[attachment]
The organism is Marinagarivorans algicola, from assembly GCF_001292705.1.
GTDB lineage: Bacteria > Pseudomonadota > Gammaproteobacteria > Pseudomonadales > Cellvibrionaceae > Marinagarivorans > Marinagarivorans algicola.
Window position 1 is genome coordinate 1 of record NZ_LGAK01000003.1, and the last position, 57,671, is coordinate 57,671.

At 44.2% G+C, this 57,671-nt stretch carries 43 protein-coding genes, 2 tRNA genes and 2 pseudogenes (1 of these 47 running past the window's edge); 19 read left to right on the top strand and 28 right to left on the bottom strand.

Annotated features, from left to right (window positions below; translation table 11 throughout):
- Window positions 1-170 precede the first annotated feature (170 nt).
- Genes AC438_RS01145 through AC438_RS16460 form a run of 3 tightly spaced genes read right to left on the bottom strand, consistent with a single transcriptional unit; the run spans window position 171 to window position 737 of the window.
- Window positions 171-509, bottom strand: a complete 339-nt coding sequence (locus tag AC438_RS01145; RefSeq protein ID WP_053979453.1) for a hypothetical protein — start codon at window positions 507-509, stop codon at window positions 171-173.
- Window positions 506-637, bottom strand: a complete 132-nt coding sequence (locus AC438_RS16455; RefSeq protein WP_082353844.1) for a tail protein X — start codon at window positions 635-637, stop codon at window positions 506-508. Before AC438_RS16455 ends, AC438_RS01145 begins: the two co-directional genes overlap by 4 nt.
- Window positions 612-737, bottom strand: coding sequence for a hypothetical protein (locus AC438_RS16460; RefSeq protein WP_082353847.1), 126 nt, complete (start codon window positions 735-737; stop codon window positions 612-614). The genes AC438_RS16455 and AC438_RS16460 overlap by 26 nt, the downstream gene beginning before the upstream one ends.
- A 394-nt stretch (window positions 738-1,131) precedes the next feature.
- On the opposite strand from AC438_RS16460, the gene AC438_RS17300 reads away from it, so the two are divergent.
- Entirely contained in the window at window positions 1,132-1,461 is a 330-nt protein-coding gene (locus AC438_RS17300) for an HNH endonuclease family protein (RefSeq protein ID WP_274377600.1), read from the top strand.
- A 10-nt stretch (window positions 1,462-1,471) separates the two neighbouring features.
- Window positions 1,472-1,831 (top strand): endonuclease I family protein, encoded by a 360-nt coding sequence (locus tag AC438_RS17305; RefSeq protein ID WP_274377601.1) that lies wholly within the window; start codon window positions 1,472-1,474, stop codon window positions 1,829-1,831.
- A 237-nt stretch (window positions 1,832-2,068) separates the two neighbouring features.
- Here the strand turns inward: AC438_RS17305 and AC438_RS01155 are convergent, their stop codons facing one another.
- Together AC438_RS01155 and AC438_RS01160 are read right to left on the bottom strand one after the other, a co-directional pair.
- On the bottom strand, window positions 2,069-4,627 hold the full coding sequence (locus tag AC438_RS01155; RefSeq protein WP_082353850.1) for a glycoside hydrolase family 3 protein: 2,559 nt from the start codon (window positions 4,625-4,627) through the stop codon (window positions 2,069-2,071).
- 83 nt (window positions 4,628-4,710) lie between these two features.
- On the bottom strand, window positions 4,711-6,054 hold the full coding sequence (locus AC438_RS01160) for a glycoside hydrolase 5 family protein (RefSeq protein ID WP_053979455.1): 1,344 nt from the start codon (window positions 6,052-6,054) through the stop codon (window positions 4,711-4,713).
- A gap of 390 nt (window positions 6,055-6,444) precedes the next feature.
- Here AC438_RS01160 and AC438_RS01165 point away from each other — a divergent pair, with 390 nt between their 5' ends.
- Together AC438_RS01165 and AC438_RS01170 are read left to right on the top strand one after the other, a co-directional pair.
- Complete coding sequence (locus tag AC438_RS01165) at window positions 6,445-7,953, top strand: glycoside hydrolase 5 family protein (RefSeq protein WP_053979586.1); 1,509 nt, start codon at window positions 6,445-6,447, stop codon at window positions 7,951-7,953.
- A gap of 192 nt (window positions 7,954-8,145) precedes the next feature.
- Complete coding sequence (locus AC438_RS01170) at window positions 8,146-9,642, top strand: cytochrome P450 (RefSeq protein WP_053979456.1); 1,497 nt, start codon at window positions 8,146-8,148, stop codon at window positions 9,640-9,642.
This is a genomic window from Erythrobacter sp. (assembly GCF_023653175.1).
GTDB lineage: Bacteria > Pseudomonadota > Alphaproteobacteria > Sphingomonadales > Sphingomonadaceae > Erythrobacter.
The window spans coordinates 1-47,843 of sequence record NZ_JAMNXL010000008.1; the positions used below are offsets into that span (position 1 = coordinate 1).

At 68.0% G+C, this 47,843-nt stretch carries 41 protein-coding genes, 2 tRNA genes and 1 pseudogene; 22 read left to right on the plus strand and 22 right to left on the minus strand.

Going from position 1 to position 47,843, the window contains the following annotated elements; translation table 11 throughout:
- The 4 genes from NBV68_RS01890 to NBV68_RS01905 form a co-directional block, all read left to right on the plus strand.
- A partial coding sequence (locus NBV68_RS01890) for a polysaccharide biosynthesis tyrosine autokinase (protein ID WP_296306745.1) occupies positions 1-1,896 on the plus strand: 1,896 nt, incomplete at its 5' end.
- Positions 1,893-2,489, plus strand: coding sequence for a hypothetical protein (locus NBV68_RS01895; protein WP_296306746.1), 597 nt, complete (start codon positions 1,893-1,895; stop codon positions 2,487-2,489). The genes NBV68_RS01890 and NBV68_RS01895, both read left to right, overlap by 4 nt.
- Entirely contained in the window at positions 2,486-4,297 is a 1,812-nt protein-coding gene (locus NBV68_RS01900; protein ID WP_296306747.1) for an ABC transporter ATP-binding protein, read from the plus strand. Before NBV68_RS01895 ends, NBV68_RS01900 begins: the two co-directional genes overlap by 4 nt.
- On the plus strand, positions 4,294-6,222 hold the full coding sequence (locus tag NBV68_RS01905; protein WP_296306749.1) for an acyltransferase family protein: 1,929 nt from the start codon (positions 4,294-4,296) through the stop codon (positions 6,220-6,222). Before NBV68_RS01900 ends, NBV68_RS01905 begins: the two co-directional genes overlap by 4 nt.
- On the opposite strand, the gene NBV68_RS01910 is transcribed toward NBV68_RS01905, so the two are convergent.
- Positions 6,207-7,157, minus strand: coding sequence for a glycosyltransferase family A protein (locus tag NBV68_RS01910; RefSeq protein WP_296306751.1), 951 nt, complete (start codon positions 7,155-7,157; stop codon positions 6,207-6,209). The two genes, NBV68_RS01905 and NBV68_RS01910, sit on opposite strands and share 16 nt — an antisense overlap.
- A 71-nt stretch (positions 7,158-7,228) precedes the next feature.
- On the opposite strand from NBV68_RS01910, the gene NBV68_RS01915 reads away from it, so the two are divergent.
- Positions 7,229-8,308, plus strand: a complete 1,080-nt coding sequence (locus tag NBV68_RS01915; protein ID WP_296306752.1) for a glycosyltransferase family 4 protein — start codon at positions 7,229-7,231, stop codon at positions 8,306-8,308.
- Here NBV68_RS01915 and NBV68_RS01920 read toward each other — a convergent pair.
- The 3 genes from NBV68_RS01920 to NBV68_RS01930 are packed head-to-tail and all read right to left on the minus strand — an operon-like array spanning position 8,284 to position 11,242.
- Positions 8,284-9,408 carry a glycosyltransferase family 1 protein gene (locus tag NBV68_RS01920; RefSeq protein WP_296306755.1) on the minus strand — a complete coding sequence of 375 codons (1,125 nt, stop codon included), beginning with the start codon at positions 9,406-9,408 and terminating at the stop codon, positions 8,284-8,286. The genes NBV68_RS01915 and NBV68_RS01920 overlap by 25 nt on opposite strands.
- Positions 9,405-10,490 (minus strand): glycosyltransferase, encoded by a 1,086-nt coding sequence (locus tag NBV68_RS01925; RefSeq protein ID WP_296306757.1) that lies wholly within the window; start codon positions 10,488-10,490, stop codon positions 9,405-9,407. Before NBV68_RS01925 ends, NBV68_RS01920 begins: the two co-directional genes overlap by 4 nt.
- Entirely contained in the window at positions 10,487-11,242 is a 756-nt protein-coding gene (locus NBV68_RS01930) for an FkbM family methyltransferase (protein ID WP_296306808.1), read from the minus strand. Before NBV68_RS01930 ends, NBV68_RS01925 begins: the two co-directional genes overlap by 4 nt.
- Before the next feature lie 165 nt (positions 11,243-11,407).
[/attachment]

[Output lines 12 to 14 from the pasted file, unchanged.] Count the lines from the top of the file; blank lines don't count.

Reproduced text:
- On the opposite strand from AC438_RS16460, the gene AC438_RS17300 reads away from it, so the two are divergent.
- Entirely contained in the window at window positions 1,132-1,461 is a 330-nt protein-coding gene (locus AC438_RS17300) for an HNH endonuclease family protein (RefSeq protein ID WP_274377600.1), read from the top strand.
- A 10-nt stretch (window positions 1,462-1,471) separates the two neighbouring features.